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Personal injury claims hinge on a plaintiff’s ability to prove liability. Liability determines who is at fault for an incident, and as a result, the injuries caused by an incident. When a car accident injures someone, it’s important to know who is responsible for the car accident itself. Victims intent on getting compensation for their injuries can give themselves the best odds possible by working with an experienced personal injury attorney who knows exactly what it takes to prove liability and use it to secure a fair settlement or court award.
Many people misunderstand Florida’s no-fault insurance laws, believing that this system completely eliminates the need for car accident personal injury cases. However, liability is still a crucial element of Florida car accident cases. No-fault laws only require that each party utilize their own insurance company to cover some of their damages. This doesn’t mean that victims can only seek payment from their insurance providers.
Many people only carry $10,000 of personal injury protection (PIP) coverage, which is the minimum amount required under Florida law. A moderate or serious injury can easily cost more than $10,000, particularly if you need emergency transportation, ongoing care, or surgery. When this happens and your PIP coverage runs out, you are on the hook for any additional costs. If another party is responsible for the crash, however, you can sue them for your losses.
Because of this, liability is an extremely important concept, even in states with no-fault insurance requirements.
What does it take to prove liability? Your personal injury lawyer will help you determine which types of evidence are most effective for your accident and case, but in general, there are several types of evidence that effectively demonstrate liability. The standard of proof varies, depending on whether you are negotiating a settlement with a car insurance company or taking a case to court.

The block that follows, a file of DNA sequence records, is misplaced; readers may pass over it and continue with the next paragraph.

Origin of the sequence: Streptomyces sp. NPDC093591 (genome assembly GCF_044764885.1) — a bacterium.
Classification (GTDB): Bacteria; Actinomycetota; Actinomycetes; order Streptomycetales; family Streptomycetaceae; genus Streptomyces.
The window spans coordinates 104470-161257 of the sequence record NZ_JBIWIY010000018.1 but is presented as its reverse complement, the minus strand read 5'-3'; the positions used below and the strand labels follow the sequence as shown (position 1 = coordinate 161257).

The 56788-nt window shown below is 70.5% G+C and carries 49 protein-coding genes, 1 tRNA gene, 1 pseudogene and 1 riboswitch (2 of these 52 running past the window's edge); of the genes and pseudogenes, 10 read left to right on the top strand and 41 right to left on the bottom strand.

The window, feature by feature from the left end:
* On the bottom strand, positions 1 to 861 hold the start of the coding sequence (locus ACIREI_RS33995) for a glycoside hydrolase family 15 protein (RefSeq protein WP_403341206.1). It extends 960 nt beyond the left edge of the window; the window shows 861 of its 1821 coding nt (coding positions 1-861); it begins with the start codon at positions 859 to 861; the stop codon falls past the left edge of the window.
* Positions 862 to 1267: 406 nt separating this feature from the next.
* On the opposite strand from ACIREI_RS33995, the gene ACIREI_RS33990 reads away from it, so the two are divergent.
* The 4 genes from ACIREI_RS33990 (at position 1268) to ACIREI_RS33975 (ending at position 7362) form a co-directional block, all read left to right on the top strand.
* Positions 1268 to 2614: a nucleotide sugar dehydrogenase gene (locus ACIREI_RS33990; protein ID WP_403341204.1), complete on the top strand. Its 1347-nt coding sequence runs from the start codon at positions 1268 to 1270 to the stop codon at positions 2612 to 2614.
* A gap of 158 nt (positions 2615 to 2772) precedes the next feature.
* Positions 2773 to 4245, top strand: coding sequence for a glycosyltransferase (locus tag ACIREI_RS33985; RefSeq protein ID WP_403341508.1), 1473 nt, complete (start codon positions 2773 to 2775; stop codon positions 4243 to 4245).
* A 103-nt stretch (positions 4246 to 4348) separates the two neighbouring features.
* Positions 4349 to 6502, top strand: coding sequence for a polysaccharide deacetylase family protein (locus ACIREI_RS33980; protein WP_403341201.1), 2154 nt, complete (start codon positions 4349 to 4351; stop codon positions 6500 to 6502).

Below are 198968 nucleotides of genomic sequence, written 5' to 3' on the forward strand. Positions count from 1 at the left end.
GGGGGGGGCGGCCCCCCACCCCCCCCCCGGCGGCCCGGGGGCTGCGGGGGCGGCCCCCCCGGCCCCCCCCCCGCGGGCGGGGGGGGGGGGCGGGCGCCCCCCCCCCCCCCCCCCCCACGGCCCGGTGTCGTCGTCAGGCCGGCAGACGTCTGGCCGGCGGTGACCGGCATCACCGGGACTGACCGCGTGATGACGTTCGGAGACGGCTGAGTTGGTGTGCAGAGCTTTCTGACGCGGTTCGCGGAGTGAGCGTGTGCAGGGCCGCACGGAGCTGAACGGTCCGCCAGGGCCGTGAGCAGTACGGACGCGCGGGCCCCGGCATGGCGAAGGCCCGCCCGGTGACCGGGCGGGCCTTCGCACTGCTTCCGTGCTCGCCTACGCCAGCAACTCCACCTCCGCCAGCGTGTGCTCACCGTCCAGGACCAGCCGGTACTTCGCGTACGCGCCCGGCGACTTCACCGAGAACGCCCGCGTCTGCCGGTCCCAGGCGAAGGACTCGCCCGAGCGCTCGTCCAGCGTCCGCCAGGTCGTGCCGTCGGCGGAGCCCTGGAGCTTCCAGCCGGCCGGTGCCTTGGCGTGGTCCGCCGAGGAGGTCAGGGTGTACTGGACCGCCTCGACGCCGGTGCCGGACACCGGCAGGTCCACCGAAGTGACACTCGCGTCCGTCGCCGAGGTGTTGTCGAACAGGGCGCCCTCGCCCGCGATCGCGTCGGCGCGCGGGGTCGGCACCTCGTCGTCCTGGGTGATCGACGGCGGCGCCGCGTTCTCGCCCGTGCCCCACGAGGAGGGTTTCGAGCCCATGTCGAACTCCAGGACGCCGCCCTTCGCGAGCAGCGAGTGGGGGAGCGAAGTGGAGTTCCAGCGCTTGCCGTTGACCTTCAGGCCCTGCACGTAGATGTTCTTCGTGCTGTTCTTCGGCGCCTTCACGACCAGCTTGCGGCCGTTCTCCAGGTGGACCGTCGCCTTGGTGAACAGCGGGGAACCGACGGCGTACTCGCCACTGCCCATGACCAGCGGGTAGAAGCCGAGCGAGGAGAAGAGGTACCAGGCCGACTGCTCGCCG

Your lawyer may use some or all of these types of evidence:
One easy way to figure out who is likely liable for a crash is to figure out which type of crash it is. While there are no clear-cut rules that work 100% of the time, certain trends definitely make it easier to assess liability.
Rear-end accidents are among the easiest to investigate, simply because of the fact that the driver striking the car in front of them should have kept enough distance to stop safely. There are exceptions, especially if the car in front drives erratically, stops suddenly for no reason, or otherwise tries to confuse you. In the vast majority of rear-end crashes, the driver behind the front car is liable.
T-bone accidents are a little more difficult to examine. Everything comes down to the type of intersection where the accident occurred. For example, at an intersection governed by stoplights, the party who runs the red light and strikes the other car is liable for the accident. Whoever ignores road signage or stoplights generally assumes liability for the crash, which means that either driver can be the victim.
Lane change accidents are almost always pinned on the driver changing lanes. This is because the vehicle already in the other lane is assumed to have the right to continue in their current lane, and the person merging must wait until there is a safe opening. Again, there are exceptions. If the other driver speeds up or slows down to try to stop the other person’s lane change, they could be liable. The same is true if they were engaging in other unsafe behavior. However, liability is generally attributed to the person who is switching lanes.
No matter what the circumstances of your car crash may be, you deserve high-quality legal representation from an attorney with your best interests in mind. That is what we offer at the Law Offices of David I. Fuchs. To take the first step toward justice and fight for the compensation you deserve, reach out to us online or call us now at (954) 568-3636.